It’s stacking up to be a great move that will increase efficiency, provide for greater range, and possibly make EVs more appealing to wider audiences, according to a story by Popular Science.
Increasing battery performance and affordability are key to achieving the lofty goal. Audi’s new EVs (Q8 e-tron, for example) use electrodes that are thin foils, shaped like a roll.
In most EV batteries, lithium ions travel back-and-forth between the positive and negative electrodes as they charge and discharge. This happens in the electrolyte, which can be a solid or a liquid. PopSci said Audi is focusing on solid-state batteries.
In this latest innovation, Audi’s batteries are doing away with the “jelly-roll” floor plan in the cells in favor of a “stacking technology.” In the new design, “the cells are stacked neatly, like a layer cake, to increase the overall capacity,” per the PopSci story.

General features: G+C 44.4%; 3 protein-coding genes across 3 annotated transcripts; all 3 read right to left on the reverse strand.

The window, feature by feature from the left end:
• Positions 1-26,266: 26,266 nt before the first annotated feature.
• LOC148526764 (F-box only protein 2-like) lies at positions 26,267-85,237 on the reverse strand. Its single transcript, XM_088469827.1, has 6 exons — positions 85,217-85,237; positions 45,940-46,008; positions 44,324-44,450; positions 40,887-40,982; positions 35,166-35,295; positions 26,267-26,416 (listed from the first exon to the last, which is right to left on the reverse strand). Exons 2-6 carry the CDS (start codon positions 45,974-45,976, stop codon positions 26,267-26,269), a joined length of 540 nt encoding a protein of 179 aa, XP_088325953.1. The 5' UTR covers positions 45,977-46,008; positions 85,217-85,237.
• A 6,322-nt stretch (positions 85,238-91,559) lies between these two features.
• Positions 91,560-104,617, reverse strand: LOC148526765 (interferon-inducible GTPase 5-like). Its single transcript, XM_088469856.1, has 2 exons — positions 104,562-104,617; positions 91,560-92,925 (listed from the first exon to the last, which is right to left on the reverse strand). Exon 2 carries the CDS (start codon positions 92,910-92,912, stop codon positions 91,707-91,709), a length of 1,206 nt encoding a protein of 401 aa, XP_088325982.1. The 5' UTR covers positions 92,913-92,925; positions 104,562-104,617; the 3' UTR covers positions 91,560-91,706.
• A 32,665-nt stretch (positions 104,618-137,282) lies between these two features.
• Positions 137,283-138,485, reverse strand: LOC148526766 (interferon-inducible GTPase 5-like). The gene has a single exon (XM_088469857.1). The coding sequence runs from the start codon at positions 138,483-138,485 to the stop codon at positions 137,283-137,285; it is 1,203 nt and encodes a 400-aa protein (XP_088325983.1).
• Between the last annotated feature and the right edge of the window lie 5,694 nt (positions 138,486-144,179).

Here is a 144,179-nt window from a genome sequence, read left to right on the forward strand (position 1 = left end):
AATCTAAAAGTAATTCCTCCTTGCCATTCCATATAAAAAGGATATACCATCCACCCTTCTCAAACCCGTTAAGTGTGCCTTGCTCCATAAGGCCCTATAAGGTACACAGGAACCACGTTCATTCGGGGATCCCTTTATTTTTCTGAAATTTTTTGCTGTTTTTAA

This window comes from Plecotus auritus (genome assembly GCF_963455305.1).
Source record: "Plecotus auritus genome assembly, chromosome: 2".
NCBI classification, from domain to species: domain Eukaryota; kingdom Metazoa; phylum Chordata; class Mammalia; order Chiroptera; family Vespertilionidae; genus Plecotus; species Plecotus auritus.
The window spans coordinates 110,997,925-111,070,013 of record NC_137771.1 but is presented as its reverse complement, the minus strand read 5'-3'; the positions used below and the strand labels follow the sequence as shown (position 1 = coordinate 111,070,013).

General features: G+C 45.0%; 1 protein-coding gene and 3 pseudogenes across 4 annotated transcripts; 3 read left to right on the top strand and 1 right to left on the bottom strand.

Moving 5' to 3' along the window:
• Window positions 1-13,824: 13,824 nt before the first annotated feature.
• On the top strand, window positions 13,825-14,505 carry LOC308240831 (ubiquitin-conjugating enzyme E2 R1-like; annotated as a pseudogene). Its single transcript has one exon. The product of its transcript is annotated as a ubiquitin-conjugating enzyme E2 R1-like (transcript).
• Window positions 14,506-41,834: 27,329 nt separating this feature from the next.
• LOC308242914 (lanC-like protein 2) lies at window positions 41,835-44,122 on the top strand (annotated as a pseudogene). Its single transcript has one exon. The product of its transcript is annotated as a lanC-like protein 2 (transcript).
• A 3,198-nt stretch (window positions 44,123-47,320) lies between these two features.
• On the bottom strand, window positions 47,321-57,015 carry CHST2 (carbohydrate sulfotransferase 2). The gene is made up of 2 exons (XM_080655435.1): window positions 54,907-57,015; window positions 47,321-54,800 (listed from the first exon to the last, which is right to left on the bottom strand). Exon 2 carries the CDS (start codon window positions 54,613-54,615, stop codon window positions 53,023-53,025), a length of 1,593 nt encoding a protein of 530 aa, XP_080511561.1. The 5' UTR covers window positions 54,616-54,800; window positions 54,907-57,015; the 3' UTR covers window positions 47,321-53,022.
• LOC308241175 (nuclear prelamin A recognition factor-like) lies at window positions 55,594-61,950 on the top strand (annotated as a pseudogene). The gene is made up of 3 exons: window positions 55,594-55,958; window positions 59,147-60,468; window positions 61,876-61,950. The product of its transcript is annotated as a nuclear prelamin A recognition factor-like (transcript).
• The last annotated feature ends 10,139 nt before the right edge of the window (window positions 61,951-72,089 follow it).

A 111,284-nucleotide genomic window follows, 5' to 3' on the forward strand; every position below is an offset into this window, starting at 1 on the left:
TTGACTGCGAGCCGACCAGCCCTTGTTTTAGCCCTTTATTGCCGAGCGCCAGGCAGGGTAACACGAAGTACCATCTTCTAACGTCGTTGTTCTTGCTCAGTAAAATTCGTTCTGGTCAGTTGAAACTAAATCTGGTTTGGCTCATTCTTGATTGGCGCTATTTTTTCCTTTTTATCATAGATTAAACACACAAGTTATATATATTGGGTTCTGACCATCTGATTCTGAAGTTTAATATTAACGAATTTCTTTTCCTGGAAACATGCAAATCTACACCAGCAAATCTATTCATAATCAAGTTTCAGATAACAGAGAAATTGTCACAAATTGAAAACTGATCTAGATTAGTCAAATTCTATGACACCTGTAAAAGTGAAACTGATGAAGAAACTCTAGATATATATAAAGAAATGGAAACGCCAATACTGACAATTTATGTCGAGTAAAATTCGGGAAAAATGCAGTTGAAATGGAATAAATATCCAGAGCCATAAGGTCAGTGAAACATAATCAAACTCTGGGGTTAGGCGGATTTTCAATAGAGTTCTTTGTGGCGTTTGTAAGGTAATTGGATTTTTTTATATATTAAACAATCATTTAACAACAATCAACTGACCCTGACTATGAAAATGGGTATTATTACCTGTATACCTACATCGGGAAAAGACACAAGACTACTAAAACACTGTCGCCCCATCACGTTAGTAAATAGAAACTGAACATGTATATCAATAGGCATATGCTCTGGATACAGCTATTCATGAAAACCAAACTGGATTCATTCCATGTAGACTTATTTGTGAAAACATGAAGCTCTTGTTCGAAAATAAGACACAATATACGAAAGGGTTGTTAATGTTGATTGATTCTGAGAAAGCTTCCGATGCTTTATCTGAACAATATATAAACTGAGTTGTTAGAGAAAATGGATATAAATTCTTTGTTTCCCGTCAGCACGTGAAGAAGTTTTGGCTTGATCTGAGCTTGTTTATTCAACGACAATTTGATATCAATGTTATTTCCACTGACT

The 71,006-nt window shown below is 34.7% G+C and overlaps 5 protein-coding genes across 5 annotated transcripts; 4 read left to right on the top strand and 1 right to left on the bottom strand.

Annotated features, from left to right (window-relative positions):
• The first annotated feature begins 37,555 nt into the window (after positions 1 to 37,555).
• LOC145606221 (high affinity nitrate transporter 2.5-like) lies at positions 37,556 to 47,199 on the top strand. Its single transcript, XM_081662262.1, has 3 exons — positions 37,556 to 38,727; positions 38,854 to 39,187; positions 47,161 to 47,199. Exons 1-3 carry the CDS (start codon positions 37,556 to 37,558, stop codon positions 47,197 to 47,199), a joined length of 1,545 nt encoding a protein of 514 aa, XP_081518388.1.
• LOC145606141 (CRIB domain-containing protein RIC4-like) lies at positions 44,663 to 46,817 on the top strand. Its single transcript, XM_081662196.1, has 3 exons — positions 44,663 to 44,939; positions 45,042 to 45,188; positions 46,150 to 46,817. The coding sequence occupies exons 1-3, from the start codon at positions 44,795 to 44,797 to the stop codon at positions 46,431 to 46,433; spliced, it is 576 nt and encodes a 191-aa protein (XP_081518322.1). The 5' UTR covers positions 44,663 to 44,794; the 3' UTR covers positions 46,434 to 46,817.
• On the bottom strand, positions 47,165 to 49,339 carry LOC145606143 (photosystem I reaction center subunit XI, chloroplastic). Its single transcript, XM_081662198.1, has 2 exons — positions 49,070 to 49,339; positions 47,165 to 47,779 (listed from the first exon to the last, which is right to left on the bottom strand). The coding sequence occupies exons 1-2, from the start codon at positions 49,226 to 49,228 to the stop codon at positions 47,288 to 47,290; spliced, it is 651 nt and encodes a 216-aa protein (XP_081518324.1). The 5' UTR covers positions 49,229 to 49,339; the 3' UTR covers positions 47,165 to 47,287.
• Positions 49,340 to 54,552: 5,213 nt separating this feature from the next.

An illustration from Chinese battery company Grepow shows the impact of this better use of space. The rolled technique leaves unused pockets in the corner of each rectangular battery cell. The stacked plan uses nearly all of the space.
PopSci reports that the result is about 20% more “active material.” This results in increased capacity.
Shaw explained that slower production and increased costs are “disadvantages” to stacking.
The updated chemistry and floor plan only matter for EV shoppers if the innovations deliver on range and efficiency.
The 2024 Q8 can charge from 10% to 80% in about a half-hour. It has a 285-mile range, Audi reports on the vehicle specs page. PopSci notes that a Sportback model with select packages can travel about 300 miles on a charge.
Audi is investing around $19 billion into EVs and hybrids, planning to only release fully electric new models by 2026, per the company’s newsroom. The growing market is fueling innovation and lower costs as automakers perfect their products.
Audi seems to be all-in on electric.
“For real change to be made, innovative solutions need to be discussed,” Tara Rush, chief marketing officer at Audi of America, said last year during New York’s Greentech Festival.
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